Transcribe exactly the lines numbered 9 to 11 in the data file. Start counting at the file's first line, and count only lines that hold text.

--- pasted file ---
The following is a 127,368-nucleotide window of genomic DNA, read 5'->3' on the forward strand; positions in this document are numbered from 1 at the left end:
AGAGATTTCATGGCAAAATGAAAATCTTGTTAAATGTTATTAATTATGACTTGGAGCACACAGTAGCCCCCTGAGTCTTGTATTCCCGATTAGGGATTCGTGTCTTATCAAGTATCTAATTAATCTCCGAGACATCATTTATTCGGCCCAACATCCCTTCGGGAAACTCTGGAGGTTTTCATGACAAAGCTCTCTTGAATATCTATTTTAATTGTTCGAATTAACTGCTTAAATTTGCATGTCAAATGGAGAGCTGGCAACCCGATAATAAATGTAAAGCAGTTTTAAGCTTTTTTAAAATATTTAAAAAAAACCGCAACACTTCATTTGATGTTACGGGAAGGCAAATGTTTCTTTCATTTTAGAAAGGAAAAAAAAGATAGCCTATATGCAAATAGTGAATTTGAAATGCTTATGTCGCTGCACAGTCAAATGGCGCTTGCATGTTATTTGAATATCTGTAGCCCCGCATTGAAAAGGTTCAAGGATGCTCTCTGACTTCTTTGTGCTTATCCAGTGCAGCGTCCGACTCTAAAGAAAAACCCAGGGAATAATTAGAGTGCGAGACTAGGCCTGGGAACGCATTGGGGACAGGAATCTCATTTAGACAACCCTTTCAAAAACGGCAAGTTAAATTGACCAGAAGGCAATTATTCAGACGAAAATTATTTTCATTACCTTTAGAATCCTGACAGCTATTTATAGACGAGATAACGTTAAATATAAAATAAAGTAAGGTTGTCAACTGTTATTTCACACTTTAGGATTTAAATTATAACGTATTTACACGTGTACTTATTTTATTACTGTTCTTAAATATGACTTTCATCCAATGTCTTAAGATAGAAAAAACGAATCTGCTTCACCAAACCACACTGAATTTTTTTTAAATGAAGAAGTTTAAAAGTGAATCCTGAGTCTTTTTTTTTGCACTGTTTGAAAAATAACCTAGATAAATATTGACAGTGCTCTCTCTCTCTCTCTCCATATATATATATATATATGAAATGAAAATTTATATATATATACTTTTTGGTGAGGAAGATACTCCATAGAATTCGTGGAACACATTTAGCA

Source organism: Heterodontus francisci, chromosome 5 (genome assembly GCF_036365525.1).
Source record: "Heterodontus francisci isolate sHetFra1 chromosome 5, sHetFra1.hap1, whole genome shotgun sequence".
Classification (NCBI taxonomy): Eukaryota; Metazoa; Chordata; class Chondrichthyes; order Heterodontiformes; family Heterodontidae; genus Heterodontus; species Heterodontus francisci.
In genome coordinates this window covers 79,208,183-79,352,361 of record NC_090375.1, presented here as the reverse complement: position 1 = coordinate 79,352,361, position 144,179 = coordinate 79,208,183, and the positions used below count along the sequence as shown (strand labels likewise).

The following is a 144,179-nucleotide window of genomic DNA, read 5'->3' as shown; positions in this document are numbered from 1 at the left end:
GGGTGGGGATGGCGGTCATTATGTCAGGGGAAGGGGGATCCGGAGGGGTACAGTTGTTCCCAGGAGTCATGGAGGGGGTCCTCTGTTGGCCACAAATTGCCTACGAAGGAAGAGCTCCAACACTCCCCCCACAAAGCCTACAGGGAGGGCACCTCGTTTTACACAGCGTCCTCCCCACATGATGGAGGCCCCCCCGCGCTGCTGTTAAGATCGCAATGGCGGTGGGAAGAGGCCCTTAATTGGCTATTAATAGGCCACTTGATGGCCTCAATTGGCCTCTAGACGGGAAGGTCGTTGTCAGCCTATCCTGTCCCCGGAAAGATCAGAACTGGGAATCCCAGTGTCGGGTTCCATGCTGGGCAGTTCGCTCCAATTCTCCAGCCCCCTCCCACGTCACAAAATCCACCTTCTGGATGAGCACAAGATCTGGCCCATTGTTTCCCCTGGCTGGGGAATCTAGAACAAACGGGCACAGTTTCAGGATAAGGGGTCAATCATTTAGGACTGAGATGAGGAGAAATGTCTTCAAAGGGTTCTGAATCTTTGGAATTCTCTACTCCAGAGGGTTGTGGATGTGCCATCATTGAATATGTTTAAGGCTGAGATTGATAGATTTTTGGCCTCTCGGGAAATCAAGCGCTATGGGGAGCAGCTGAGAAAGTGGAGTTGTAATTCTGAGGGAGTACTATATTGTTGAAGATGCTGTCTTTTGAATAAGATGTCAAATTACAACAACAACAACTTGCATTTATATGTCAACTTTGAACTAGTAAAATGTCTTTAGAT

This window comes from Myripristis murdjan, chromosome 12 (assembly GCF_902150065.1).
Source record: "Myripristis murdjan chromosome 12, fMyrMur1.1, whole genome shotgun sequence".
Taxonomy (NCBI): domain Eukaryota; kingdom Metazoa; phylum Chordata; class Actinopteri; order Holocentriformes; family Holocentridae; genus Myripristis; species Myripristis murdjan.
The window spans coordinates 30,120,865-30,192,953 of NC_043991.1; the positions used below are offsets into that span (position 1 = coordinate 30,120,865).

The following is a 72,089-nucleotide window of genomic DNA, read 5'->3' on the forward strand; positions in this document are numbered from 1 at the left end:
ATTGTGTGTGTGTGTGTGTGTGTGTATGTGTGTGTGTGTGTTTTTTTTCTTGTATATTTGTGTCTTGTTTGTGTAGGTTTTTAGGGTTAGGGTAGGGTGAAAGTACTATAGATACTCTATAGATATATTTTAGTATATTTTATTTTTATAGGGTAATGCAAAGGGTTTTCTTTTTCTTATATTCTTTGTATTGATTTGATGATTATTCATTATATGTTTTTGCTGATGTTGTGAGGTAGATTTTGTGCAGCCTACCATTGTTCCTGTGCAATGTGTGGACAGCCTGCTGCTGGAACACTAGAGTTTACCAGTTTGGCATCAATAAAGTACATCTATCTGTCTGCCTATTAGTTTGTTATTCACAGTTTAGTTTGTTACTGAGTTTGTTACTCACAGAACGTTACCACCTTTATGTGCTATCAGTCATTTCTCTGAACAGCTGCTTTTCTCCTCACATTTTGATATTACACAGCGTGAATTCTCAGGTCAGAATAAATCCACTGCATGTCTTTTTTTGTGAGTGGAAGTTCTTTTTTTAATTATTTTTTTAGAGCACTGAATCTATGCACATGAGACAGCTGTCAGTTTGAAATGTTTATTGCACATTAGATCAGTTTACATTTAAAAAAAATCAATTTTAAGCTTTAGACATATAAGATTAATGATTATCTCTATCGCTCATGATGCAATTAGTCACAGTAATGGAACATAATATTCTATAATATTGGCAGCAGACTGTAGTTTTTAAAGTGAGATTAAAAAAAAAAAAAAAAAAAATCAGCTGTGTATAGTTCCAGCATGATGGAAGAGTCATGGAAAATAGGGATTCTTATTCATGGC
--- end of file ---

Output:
This window comes from Myripristis murdjan, chromosome 12 (assembly GCF_902150065.1).
Source record: "Myripristis murdjan chromosome 12, fMyrMur1.1, whole genome shotgun sequence".
Taxonomy (NCBI): domain Eukaryota; kingdom Metazoa; phylum Chordata; class Actinopteri; order Holocentriformes; family Holocentridae; genus Myripristis; species Myripristis murdjan.